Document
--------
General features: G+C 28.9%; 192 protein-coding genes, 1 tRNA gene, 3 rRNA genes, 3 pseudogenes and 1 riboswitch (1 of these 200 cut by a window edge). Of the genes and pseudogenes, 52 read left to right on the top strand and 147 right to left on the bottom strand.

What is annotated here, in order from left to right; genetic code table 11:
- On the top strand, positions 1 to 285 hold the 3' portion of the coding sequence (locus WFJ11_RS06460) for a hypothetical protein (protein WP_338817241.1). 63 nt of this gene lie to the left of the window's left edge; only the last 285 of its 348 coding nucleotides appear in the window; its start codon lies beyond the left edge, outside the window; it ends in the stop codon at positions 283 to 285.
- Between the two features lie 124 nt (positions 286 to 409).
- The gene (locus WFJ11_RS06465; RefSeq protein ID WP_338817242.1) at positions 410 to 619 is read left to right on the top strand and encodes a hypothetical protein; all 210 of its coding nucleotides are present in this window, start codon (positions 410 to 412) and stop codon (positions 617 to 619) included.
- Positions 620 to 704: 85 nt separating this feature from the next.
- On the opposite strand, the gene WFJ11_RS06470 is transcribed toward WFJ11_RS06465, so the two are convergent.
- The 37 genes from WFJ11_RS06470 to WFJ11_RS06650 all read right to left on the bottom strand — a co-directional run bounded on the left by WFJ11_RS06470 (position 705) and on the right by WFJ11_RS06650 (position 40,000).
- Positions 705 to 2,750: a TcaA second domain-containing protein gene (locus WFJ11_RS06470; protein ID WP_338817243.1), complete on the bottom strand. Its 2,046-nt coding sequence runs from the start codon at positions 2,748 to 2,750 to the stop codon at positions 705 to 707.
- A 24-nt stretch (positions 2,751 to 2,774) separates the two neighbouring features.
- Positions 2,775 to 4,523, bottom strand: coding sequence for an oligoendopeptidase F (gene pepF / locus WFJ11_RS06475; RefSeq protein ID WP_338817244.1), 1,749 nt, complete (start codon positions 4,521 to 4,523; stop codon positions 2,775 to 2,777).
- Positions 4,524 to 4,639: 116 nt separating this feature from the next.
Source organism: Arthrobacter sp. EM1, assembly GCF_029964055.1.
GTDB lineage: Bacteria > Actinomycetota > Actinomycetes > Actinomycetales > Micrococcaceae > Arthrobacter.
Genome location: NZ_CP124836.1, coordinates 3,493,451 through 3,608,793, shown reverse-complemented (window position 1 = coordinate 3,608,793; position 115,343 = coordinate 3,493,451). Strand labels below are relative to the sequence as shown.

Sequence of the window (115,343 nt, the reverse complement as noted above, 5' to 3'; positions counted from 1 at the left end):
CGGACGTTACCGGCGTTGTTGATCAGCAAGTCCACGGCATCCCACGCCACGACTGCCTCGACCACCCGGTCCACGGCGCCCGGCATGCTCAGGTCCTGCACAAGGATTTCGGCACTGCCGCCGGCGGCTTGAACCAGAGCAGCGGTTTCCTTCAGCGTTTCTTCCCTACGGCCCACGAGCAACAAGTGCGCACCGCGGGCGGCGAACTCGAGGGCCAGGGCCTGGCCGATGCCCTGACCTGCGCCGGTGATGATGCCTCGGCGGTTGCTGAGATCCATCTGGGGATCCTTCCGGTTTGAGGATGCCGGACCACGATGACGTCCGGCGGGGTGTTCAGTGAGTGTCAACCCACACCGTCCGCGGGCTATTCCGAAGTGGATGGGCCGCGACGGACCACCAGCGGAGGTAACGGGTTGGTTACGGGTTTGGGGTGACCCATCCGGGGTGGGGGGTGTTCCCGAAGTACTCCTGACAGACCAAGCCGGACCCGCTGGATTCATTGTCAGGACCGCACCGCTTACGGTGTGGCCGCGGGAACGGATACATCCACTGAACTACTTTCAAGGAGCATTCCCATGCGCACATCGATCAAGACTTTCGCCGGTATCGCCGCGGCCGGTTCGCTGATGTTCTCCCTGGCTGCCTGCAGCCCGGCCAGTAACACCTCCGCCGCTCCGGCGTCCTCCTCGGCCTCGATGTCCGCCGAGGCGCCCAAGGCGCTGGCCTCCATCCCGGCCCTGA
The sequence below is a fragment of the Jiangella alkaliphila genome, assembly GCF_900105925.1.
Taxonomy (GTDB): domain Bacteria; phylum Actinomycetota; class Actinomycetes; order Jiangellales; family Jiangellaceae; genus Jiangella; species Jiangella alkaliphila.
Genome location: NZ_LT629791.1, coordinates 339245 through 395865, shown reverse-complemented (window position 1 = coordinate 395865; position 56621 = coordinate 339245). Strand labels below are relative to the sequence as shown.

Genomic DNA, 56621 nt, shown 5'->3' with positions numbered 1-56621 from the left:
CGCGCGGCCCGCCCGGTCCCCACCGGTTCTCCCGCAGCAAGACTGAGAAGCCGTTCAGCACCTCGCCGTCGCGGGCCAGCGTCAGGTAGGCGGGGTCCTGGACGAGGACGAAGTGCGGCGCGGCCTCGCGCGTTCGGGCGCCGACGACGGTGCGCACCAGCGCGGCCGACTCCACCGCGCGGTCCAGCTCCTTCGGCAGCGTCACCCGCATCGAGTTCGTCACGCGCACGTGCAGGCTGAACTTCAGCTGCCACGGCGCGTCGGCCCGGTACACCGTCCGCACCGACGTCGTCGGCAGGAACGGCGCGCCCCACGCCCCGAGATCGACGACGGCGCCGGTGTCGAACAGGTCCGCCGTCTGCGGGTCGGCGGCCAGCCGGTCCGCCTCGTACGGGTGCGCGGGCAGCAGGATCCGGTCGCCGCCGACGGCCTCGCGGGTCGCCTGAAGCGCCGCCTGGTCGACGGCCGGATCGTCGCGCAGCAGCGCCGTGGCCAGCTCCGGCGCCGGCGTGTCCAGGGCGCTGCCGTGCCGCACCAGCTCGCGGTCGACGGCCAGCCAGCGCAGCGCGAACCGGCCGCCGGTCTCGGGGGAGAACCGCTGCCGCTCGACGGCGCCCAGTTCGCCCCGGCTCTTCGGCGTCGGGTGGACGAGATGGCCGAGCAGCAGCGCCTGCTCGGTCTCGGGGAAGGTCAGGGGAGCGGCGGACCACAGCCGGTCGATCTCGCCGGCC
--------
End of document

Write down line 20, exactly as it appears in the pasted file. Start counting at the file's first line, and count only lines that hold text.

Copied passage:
Genome location: NZ_LT629791.1, coordinates 339245 through 395865, shown reverse-complemented (window position 1 = coordinate 395865; position 56621 = coordinate 339245). Strand labels below are relative to the sequence as shown.